12:40 Was it not "inappropriate" for any officer to receive hospitality under these circumstances. Sir Paul says that the hospitality came through a "family friend connection" and assisted his recovery, to help him get back to work "quickly". Sir Paul says he declared the hospitality he received even though he did not have to do so.

12:39 Mr Wallis, as a reminder, was the deputy editor of NOTW under Andy Coulson.

12:37 Mr Wallis had connections to a hotel that also provided free accommodation to the Sir Paul. Sir Paul says he could only have known about this if Mr Wallis had chosen to declare it. Sir Paul is being asked if it was appropriate for him to have accepted hospitality from an establishment that had association to one of his employees.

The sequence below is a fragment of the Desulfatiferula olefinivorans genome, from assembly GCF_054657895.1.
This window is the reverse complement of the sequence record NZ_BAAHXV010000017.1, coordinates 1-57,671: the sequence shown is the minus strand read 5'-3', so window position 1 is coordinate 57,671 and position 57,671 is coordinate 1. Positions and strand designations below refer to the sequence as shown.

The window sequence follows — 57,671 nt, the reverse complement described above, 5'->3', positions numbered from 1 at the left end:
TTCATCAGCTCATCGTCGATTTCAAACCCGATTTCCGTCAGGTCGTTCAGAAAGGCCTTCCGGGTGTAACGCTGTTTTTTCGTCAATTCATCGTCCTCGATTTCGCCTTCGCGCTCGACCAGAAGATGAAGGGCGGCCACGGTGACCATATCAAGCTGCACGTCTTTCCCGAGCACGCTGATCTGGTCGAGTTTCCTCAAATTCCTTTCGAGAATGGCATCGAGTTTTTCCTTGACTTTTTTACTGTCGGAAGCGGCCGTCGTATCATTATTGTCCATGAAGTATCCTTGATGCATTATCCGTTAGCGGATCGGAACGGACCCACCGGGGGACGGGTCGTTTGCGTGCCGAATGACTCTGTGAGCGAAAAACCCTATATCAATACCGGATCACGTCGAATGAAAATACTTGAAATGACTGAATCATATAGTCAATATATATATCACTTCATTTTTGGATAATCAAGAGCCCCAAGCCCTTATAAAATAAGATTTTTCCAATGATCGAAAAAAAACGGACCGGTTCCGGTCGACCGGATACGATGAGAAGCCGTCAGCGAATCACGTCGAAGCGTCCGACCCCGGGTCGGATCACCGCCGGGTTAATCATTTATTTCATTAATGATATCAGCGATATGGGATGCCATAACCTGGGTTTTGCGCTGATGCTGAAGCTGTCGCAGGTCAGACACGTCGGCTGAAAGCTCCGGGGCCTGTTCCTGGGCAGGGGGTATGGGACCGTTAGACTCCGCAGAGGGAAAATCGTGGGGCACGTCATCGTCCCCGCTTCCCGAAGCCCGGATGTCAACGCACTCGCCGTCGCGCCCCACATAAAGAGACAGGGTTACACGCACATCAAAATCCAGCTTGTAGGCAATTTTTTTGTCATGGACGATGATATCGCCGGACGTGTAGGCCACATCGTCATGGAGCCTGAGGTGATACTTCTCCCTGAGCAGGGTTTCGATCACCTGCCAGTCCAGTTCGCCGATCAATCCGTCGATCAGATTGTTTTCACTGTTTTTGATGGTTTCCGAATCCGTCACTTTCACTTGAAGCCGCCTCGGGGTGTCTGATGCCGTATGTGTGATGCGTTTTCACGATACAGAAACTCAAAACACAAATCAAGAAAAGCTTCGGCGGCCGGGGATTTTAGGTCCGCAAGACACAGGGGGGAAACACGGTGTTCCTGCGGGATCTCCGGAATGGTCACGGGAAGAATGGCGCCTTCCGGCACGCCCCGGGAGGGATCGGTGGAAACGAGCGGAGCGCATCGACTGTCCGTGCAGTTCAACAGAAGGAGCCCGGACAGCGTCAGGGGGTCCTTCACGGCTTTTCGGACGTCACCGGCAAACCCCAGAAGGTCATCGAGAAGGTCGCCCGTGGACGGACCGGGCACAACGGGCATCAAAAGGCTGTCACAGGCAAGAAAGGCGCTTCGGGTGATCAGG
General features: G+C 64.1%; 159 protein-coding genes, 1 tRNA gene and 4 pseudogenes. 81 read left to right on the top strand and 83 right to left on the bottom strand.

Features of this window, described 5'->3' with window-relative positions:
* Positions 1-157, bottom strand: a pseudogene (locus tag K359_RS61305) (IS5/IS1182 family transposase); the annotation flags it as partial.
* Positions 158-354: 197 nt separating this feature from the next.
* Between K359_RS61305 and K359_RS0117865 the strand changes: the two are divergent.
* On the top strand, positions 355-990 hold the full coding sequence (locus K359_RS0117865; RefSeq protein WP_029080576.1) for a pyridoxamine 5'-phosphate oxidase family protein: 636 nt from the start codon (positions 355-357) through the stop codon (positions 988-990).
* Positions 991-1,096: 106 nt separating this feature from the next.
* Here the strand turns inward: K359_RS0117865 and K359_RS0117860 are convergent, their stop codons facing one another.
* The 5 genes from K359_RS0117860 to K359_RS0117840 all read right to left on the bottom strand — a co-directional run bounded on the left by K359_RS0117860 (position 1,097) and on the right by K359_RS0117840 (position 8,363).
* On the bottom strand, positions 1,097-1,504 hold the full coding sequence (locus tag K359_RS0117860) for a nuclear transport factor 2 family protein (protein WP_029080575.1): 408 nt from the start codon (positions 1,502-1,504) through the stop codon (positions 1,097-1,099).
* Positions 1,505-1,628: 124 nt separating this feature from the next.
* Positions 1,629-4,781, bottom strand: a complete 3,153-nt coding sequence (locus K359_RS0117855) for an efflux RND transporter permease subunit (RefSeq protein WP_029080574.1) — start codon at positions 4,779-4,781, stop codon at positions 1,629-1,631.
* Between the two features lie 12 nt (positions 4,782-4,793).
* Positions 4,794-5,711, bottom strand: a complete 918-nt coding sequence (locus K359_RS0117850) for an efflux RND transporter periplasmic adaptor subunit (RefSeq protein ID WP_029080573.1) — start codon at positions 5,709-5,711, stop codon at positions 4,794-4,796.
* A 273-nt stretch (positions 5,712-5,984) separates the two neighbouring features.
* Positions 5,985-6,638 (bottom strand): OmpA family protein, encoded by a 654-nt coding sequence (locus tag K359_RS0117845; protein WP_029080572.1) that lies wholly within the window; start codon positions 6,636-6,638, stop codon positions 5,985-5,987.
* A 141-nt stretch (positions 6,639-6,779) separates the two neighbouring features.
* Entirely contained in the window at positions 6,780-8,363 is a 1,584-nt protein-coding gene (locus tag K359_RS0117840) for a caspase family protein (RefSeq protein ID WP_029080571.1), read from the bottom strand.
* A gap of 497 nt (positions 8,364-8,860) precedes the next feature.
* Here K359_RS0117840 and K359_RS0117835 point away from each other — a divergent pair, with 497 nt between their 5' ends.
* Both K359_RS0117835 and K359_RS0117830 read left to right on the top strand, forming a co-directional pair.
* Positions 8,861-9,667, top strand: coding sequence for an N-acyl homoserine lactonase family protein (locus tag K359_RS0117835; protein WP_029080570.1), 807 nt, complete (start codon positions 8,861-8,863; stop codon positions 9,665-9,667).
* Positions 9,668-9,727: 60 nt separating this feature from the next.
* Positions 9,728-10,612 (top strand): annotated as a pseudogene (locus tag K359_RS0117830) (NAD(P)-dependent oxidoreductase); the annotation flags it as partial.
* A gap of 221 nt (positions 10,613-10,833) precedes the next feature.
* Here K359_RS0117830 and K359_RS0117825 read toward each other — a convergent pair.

12:32 Sir Paul reportedly met Mr Wallis in 2006. A report in the same year listed cases of phone-hacking by NOTW. Sir Paul is being asked if he should have investigated Mr Wallis's association more carefully in light of this. Sir Paul continues to assert that there was "no reason" for him to hold this as a priority, "even with that report."

12:30 He says he would not tell the Mayor, Home Secretary or the Prime Minister about arrests or suspects because there is a difference between "governance and operational independence."

12:29 Sir Paul says that he would not want to "compromise" the Prime Minister by discussing the position of Mr Wallis once he had become a suspect with the Prime Minister, especially due to his "close relationship" with Mr Coulson.

12:27 "I had no responsibility," for the previous NOTW investigation. Sir Paul denies that there was a conflict of interest in hiring Mr Wallis.